Prime Minister opens Menzies’ world class facilities

20-Nov-2015

Menzies School of Health Research Director Professor Alan Cass, Charles Darwin University Vice-Chancellor Professor Simon Maddocks, Northern Territory Minister for Health John Elferink and the Honourable Malcolm Turnbull, MP, Prime Minister of Australia.

Menzies School of Health Research Director Professor Alan Cass, Charles Darwin University Vice-Chancellor Professor Simon Maddocks, Northern Territory Minister for Health John Elferink and the Honourable Malcolm Turnbull, MP, Prime Minister of Australia.


Today, the Prime Minister Malcolm Turnbull officially opened the Menzies School of Health Research's (Menzies) new facilities valued at $47 million in Darwin.

The multimillion dollar building project includes a new research and administration building on Charles Darwin University’s (CDU) Casuarina campus with teaching facilities, clinical space, a conference room and offices.

Significant works were also carried out at Menzies’ John Mathews Building (JMB) located on the Royal Darwin Hospital campus. The works include expansion of the research laboratory and additional clinical and office space.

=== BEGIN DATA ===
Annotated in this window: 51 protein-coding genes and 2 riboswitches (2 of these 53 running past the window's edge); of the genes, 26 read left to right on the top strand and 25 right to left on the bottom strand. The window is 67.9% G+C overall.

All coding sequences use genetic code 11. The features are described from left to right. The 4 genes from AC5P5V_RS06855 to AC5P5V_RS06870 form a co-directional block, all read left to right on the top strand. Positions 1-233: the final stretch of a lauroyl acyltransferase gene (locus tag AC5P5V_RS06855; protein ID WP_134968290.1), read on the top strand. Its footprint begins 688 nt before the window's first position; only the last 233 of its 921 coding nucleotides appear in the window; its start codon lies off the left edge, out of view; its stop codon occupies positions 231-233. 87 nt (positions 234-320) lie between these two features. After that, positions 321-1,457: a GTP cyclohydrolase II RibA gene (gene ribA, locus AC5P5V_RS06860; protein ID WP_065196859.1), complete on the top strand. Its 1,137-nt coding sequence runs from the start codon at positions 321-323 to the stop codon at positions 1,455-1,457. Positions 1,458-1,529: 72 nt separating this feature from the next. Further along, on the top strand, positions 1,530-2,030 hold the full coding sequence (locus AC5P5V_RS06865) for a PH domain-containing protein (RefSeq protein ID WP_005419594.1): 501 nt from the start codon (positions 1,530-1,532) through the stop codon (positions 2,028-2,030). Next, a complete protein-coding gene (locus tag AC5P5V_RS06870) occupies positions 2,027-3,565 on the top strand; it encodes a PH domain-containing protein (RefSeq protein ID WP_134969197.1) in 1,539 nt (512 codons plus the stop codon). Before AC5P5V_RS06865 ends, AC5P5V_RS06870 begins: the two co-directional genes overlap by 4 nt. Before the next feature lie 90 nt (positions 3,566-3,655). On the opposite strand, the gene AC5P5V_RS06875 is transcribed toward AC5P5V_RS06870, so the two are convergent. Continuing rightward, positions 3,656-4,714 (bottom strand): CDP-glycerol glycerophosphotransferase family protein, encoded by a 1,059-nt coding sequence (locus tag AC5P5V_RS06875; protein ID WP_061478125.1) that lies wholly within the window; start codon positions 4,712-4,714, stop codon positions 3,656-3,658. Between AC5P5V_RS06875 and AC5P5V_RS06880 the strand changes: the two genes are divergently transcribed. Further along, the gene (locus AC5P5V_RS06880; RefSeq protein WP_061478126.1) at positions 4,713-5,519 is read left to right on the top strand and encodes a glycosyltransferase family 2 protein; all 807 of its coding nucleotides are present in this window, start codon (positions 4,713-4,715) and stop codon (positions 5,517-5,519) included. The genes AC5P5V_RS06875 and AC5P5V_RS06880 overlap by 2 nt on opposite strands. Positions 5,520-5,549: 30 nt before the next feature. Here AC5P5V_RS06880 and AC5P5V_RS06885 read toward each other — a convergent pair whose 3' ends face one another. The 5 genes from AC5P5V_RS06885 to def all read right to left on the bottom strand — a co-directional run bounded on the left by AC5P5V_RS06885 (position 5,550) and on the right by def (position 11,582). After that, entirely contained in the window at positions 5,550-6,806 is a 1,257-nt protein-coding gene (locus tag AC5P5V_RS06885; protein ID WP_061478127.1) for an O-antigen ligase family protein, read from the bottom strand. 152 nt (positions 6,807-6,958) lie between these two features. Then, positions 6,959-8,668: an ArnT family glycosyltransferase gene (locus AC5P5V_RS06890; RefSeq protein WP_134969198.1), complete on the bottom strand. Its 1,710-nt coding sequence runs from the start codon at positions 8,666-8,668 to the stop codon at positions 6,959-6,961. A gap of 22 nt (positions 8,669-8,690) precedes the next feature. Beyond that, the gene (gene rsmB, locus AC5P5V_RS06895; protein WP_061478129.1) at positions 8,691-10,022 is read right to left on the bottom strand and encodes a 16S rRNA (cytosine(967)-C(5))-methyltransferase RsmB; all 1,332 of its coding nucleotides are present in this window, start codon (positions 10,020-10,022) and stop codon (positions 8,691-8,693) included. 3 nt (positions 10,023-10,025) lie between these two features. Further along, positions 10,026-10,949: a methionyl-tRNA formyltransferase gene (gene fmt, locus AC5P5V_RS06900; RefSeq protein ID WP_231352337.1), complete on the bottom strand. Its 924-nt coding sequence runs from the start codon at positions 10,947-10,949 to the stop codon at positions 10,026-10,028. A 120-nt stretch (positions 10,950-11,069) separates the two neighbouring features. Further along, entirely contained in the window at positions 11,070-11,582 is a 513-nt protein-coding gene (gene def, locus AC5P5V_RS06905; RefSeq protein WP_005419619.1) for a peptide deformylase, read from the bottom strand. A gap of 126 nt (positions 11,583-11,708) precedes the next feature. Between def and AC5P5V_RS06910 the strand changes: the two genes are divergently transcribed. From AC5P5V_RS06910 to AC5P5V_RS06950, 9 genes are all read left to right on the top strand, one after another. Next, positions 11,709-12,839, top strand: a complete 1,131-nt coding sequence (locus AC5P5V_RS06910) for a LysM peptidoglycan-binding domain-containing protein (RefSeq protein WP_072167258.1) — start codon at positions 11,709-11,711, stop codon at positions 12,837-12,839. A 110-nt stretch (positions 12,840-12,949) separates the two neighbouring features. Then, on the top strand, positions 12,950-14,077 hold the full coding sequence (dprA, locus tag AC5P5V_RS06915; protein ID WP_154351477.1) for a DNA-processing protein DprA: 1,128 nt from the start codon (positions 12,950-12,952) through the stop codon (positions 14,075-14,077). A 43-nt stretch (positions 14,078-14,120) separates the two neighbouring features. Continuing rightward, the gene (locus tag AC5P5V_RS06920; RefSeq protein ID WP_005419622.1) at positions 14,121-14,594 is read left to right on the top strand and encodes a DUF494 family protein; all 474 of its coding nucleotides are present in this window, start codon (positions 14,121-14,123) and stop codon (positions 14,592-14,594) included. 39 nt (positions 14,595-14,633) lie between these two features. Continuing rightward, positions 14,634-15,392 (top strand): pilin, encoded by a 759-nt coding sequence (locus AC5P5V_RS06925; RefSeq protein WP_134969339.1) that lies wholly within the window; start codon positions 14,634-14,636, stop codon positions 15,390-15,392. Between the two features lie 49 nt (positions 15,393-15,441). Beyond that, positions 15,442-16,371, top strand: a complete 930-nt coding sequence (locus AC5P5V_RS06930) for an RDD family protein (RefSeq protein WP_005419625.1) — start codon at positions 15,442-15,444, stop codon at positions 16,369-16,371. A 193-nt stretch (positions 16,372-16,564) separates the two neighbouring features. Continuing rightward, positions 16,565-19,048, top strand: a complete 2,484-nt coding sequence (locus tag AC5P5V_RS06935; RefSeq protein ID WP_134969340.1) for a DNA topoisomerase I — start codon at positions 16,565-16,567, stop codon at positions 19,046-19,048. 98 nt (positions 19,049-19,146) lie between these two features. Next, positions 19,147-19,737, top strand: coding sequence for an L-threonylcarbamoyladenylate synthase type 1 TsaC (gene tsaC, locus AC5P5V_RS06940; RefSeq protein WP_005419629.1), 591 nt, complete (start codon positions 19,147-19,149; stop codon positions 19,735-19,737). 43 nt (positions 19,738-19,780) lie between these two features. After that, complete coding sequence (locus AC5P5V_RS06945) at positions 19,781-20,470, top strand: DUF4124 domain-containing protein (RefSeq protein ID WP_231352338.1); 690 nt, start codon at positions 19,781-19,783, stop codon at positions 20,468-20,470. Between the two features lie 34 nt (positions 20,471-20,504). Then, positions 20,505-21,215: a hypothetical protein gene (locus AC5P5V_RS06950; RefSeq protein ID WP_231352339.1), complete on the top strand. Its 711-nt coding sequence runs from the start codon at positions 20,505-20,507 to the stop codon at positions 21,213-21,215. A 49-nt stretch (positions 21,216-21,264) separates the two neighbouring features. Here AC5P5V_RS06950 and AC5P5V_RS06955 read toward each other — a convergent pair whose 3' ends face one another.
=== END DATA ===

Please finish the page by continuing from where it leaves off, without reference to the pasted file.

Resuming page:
Menzies research has significantly reduced mortality from malaria across the Asia-Pacific, driven improvements in care of diabetes in pregnancy and has improved health outcomes for Indigenous Australians with cancer.

 Menzies Director, Professor Alan Cass said the Commonwealth and Territory investment would reap profound benefits:

“The new facilities give Menzies a solid foundation to enhance and expand our multidisciplinary research teams.

“They provide research students with new technology in a stimulating environment that fosters a culture of collaboration and innovation” Professor Cass said.

Menzies is ideally placed to be the national leader in Indigenous and tropical health research.

“We are committed to achieving sustainable health improvements through innovation, real-world research and building the capacity of our health service and community partners.

“This is evident, in key findings from a Deloittes report in 2015 that showed Menzies activities have generated $1.1 billion of total benefit across the Northern Territory, Australia and Asia,” Professor Cass said.

The building project was jointly funded by the Australian Government, the Northern Territory Government and CDU.

“We were very lucky to have the support of our funders which has been vital in achieving the vision of these new facilities,” Professor Cass said.

CDU Vice-Chancellor Professor Simon Maddocks said the buildings secured Menzies’ long-term productive future. 

“The facilities will assist Menzies and CDU to play a significant role in the developing agenda for Northern Australia and to continue to improve the health of all Australians, particularly those living in the Northern Territory,” Professor Maddocks said.

The project’s contemporary features will allow Menzies to support the Australian Government's objective of providing research facilities that are integrated with improving clinical care and with health workforce training.